Raw Text User Interface: text_ui

This is the most basic, line-based monochrome textual interface, directly in raw text with no cursor control.

Located in {src,test}/user-interface/textual, see text_ui.erl for its implementation, and text_ui_test.erl for an example of its use.

Terminal Text User Interface: term_ui

This is a more advanced textual interface than the previous one, with colors, dialog boxes, support of locales, etc., based on dialog (possibly whiptail could be supported as well). Such backend of course must be available on the execution host then.

For example, to secure these prerequisites:

# On Arch Linux:
$pacman -S dialog # On Debian-like distros:$ apt-get install dialog


Located in {src,test}/user-interface/textual, see term_ui.erl for its implementation, and term_ui_test.erl for an example of its use.

Graphical User Interface: gui

This interface relied initially on gs (now deprecated), now on wx (a port of wxWidgets), maybe later in HTML 5 (possibly relying on the Nitrogen web framework for that). For the base dialogs, Zenity could have been on option.

Note

GUI services are currently being reworked, to provide a gs-like concurrent API while relying underneath on wx, with some additions (such as canvases).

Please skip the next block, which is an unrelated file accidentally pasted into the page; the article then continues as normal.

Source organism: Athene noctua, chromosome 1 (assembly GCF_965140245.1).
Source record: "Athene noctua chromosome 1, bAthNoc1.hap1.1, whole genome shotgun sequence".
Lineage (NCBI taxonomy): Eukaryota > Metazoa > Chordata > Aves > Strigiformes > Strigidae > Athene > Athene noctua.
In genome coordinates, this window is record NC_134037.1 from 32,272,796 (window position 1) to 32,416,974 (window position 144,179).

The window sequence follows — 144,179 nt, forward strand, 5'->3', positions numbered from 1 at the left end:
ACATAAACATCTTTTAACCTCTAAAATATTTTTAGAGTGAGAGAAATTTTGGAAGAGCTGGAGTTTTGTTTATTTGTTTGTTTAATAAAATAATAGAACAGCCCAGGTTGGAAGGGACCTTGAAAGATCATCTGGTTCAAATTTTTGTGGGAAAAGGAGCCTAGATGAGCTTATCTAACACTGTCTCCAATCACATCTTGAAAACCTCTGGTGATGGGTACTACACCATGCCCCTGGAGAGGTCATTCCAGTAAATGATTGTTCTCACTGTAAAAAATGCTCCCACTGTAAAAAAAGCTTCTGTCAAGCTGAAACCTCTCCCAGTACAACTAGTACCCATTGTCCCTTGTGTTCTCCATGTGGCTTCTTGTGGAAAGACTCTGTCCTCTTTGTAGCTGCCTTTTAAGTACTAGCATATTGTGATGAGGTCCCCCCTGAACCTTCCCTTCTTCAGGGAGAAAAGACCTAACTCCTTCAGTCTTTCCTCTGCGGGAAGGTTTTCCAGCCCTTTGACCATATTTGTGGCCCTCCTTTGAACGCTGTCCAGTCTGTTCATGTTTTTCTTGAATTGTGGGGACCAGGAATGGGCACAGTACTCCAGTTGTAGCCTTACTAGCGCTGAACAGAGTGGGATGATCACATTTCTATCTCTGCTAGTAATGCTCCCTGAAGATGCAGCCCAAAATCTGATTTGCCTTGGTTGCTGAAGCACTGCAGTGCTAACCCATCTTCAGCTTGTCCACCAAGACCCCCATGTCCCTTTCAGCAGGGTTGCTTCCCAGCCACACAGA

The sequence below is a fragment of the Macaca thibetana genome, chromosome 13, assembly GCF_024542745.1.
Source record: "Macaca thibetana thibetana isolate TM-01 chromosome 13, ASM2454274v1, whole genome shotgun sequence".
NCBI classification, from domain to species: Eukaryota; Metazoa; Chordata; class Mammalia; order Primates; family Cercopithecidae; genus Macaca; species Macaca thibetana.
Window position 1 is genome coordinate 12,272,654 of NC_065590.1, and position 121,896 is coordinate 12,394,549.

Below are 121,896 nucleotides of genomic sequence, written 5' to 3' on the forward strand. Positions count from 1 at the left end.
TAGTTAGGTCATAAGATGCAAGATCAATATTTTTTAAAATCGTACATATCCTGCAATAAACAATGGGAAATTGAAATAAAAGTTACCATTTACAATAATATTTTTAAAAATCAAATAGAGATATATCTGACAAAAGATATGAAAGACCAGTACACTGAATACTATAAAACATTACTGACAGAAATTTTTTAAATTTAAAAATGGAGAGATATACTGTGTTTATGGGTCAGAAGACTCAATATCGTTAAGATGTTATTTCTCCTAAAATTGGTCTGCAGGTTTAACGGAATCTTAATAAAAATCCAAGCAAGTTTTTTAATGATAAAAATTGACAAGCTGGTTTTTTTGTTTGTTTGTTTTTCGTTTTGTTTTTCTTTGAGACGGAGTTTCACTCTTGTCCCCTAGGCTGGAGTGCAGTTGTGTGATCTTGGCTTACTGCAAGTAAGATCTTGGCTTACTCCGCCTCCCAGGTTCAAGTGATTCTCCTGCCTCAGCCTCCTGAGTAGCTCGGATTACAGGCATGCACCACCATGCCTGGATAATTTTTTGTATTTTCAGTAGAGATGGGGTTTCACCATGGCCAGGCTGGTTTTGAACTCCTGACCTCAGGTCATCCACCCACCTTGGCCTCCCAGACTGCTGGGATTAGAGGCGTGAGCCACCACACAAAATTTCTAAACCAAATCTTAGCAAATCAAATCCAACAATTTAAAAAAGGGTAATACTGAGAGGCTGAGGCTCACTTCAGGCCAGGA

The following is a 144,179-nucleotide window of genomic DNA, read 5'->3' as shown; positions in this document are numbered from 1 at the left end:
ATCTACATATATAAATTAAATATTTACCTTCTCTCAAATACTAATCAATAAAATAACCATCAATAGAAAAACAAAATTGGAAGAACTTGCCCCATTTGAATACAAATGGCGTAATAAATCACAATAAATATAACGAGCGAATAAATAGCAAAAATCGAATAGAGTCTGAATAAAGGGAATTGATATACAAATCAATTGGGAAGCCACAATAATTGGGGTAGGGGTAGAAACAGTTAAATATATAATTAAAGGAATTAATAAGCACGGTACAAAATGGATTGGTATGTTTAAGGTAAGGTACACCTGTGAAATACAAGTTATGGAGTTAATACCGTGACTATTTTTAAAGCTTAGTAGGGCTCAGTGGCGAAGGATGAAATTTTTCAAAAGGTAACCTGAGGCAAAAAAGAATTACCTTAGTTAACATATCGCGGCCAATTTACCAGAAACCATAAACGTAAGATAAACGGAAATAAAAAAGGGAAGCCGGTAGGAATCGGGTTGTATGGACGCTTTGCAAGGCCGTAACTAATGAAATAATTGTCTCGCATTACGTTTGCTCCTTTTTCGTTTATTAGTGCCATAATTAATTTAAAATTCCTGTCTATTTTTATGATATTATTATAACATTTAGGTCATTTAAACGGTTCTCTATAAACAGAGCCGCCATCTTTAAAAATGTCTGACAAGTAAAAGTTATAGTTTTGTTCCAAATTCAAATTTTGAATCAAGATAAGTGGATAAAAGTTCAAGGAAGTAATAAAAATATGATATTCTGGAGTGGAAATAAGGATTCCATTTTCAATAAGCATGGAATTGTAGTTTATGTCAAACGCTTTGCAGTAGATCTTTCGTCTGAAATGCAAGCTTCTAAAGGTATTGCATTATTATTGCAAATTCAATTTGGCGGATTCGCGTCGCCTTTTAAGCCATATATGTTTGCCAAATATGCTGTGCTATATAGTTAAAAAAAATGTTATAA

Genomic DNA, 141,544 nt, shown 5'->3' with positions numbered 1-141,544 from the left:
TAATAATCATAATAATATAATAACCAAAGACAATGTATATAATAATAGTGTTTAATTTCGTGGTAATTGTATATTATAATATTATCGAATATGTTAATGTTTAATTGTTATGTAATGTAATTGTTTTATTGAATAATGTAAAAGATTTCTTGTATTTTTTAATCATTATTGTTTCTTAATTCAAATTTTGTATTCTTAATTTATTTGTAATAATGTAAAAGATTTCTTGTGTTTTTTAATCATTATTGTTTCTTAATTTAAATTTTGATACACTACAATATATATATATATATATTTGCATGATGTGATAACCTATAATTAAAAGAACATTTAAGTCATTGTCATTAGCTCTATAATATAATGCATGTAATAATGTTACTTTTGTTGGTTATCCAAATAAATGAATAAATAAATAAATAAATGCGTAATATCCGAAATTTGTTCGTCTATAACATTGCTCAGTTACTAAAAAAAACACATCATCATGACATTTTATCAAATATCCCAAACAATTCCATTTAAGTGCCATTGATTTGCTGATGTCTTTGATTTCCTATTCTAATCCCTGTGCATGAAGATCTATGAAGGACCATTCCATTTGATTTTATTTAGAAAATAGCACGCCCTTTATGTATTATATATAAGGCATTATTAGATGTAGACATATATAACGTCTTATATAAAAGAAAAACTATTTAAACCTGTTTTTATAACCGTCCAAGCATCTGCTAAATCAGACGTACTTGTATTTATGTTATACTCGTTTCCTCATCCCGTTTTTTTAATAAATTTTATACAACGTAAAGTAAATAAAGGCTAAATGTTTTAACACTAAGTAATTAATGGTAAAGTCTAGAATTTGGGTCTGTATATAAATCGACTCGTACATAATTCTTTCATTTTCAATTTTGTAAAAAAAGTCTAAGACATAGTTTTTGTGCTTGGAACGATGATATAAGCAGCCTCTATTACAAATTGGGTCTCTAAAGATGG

The goal is to provide a small, lightweight API (including message types) that are higher-level than wx, and do not depend on any particular GUI backend (such as wx, gs, etc.) to avoid that user programs become obsolete too quickly, as backends for GUI rise and fall relatively often.

So for example the messages received by the user programs shall not mention wx, and they should take a form compliant with WOOPER message conventions, to easily enable user code to rely on WOOPER if wanted.

Located in {src,test}/user-interface/graphical, see gui.erl, gui_color.erl, gui_text.erl, gui_canvas.erl, etc., with a few tests (gui_test.erl, lorenz_test.erl).

Related information of interest:

A small set of shell scripts has been defined, in myriad/src/scripts, to provide generic facilities useful in the context of Myriad [15].

 [15] For a more general collection of (different) scripts, one may refer to Ceylan-Hull, notably the ones to facilitate development.

Erlang-Dedicated Scripts

Searching for Erlang elements

ergrep

To search for a text pattern through an Erlang source tree.

Usage: ergrep [-v|--verbose] [-q|--quiet] [-f|--filenames-only] [-i|--insensitive] <Expression to be found in sources> [TARGET_BASE_DIR]: recursive grep in Erlang source files, either from the TARGET_BASE_DIR directory, if specified, otherwise from the current directory.
Options: